Prospective Undergraduate Students
"Big-school opportunities, small, home-town feel."
With The Ohio State University being one of the largest universities in the United States, and its Chemical Engineering program being the second largest in the country after Georgia Tech, vast opportunities abound.
There is a dazzling range of opportunities for learning, research, and career and leadership development. Some students might anticipate that Ohio State's size sets the stage for an impersonal student experience, but many students find the opposite to be true. Once students get into their major and begin taking classes with their cohorts, many find that the program has a small, home-town or even family feel.
The undergraduate program in the William G. Lowrie Department of Chemical and Biomolecular Engineering offers students an exciting and rewarding experience while providing a solid foundation in both the theoretical and applied aspects of chemical engineering.
Students have the option of obtaining a Bachelor of Science in Chemical Engineering, or a Combined BS/MS degree in chemical engineering.
The program also offers a minor in Petroleum Engineering.
One of the trademarks of a chemical engineer is the ability to improve existing materials and processes to achieve safer and more cost-efficient outcomes. Chemical engineers today can work at the cellular and molecular level to perform such things as metabolic engineering, nanomanufacturing, research involving medical diagnostics and innovative materials used in medical devices, and much more. As such, there are a number of research areas that students might choose to focus on.
Along with their academic work, students are provided the opportunity to become involved in undergraduate research where they will work alongside graduate students and professors, and to gain work experience by completing a co-op and internship for companies such as Battelle Memorial Institute, Procter and Gamble, Exxon Mobil, General Mills, Scotts Co., DOW Chemical, Unilever, DuPont, Merck, Marathon Oil, Shell Oil Co., and many more.
Joining and actively participating in social and professional organizations brings students closer together and provides many career benefits, as well. Two of the most prominent organizationas are the student chapter of AIChE (American Institute of Chemical Engineers) and Chem-E Car, a national competition involving the creation of a car that is powered through chemical reactions.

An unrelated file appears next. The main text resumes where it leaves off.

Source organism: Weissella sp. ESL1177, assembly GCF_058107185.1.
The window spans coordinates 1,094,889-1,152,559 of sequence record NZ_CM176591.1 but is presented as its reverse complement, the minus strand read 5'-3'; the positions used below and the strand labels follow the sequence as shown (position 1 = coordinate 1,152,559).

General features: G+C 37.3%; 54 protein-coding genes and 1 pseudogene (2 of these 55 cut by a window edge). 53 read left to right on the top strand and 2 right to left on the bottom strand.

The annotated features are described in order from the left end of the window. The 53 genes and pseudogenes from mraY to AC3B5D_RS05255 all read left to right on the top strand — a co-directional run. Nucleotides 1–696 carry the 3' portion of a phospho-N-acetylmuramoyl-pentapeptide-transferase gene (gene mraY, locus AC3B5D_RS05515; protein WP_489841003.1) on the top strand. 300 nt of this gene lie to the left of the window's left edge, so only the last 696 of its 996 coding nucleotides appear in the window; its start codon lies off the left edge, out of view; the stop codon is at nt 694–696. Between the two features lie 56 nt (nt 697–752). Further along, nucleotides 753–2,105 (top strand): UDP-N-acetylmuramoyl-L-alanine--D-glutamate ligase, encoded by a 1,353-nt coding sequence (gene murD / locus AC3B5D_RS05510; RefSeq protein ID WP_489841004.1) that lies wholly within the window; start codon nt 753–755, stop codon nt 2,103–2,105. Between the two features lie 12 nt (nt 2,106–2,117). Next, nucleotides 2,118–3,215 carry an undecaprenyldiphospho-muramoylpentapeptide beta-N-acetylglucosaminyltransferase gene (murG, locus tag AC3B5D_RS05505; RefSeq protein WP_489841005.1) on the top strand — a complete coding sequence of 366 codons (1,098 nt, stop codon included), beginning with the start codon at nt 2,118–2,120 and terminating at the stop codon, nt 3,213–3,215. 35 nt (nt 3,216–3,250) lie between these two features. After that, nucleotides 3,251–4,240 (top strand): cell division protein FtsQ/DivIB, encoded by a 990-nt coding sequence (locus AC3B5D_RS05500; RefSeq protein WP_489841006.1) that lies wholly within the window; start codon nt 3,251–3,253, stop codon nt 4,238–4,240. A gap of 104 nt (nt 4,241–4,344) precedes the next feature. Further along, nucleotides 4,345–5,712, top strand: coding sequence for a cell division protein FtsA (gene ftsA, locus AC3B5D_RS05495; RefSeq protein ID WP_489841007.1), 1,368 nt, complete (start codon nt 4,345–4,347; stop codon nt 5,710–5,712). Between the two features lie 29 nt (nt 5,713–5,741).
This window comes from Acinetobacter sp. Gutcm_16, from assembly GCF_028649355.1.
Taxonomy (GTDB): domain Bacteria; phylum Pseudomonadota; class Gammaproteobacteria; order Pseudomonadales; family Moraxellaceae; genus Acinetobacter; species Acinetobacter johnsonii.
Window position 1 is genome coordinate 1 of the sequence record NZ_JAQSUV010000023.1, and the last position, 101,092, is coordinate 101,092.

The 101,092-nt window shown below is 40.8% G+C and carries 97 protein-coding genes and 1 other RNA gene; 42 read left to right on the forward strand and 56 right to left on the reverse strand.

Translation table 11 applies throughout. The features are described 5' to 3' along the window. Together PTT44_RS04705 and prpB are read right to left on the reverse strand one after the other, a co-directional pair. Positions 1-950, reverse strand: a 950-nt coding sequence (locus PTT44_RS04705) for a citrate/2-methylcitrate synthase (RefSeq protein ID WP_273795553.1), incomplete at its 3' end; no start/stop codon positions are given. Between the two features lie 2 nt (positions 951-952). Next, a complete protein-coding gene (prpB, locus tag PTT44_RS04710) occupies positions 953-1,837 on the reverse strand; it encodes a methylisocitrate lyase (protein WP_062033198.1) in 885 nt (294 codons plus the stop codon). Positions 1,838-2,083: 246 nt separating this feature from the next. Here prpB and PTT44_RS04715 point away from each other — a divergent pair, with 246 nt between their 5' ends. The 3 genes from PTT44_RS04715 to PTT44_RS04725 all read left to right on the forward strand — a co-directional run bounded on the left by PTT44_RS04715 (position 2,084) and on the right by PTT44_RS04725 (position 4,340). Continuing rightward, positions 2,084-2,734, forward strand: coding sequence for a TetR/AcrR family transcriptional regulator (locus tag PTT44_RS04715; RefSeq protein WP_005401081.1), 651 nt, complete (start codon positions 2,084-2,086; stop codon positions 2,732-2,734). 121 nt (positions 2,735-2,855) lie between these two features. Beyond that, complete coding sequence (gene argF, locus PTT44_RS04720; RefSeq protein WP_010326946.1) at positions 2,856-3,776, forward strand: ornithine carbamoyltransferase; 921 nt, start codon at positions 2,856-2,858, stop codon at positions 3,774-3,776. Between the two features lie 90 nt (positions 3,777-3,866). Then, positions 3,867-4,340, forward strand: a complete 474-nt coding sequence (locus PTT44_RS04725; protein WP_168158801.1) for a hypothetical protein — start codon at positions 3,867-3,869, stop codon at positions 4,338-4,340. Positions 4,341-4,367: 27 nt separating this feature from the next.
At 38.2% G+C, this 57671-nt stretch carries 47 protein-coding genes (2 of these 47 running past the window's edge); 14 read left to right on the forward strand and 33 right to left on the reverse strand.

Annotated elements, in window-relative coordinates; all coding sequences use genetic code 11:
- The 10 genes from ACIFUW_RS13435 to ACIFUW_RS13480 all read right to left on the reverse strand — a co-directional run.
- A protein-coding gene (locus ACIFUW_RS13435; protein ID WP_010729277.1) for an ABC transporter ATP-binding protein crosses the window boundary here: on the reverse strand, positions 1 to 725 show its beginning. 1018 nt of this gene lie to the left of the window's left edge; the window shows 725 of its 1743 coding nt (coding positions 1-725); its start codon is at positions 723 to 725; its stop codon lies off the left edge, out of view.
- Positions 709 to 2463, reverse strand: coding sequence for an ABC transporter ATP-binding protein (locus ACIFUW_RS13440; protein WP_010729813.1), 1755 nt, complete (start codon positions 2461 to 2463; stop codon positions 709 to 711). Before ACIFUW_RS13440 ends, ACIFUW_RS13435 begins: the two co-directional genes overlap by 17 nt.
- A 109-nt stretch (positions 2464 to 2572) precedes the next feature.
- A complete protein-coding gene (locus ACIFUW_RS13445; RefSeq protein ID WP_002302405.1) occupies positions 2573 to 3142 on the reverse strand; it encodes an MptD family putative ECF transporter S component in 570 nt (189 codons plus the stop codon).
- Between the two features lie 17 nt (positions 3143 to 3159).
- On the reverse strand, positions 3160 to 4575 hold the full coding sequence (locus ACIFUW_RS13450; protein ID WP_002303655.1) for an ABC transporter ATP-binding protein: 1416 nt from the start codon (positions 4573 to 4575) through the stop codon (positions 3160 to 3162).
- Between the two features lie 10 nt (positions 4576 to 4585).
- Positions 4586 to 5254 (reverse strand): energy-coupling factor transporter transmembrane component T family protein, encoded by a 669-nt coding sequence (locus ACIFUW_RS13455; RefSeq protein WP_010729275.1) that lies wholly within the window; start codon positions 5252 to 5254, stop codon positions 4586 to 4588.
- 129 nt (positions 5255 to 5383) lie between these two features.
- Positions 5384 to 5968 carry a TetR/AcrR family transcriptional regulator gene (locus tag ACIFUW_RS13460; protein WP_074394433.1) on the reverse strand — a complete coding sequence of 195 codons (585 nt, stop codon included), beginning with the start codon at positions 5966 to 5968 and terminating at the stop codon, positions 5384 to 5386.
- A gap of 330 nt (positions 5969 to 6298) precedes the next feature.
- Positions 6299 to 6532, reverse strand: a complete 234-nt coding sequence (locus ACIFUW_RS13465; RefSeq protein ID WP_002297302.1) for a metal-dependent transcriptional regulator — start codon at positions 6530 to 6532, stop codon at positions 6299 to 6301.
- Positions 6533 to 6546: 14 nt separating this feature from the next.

Located in the Chemical and Biomolecular Engineering and Chemistry (CBEC) building, students have state-of-the art facilities and hands-on collaborative learning experiences that prepare them to meet today's diverse, interdisciplinary demands.
An integral part of chemical engineering education at Ohio State is the "Unit Operations" portion of the program. Students find Unit Ops to be invaluable in their preparation for careers in a variety of capacities and industries.
Another key learning experience is Capstone Design, otherwise known as Process Design and Development-CBE 4764, is the last required course in the chemical engineering undergraduate curriculum. The Capstone experience is taught primarily through project-based learning and strives to give students an opportunity to grapple with open-ended problems in which they don’t have enough information and often don’t even start with a well-defined question. Ohio State has partnered with companies, often through alumni, to offer students valuable experiences. Most companies are local, but some overseas companies have come to campus to participate in the class.
To commemorate the final Unit Ops held in Old Koffolt Labs prior to moving into the new Chemical and Biomolecular Engineering and Chemistry (CBEC) building in 2015, we made a short video providing a quick view into what Unit Ops has meant to students. We hope you enjoy it!
The critical thinking skills that students learn can be applied to a multitude of life situations and careers, allowing students great flexibility in career paths following graduation.